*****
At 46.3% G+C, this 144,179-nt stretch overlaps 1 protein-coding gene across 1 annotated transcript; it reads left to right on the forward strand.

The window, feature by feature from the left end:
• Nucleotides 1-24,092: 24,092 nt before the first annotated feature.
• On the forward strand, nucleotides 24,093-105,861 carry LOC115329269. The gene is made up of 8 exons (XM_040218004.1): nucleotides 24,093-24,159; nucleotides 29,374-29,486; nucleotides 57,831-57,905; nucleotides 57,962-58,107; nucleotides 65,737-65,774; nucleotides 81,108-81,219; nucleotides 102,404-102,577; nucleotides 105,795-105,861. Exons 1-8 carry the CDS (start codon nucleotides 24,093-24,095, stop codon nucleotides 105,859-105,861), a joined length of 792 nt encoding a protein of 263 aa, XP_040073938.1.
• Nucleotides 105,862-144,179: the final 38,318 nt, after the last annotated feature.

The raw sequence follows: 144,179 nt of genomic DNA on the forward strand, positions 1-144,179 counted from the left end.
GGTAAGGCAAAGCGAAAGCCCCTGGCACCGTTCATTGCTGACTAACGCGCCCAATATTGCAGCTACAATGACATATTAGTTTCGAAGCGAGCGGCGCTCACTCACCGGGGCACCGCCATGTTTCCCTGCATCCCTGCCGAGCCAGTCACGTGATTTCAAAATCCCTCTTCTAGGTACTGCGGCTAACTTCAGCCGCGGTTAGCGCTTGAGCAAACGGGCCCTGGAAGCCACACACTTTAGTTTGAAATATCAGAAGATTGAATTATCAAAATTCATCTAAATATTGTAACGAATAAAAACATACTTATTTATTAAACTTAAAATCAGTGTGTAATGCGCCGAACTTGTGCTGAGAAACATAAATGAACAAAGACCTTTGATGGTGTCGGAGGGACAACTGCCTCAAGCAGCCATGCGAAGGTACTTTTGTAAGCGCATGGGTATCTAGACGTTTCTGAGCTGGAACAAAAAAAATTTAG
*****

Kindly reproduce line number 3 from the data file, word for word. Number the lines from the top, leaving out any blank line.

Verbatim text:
• Nucleotides 1-24,092: 24,092 nt before the first annotated feature.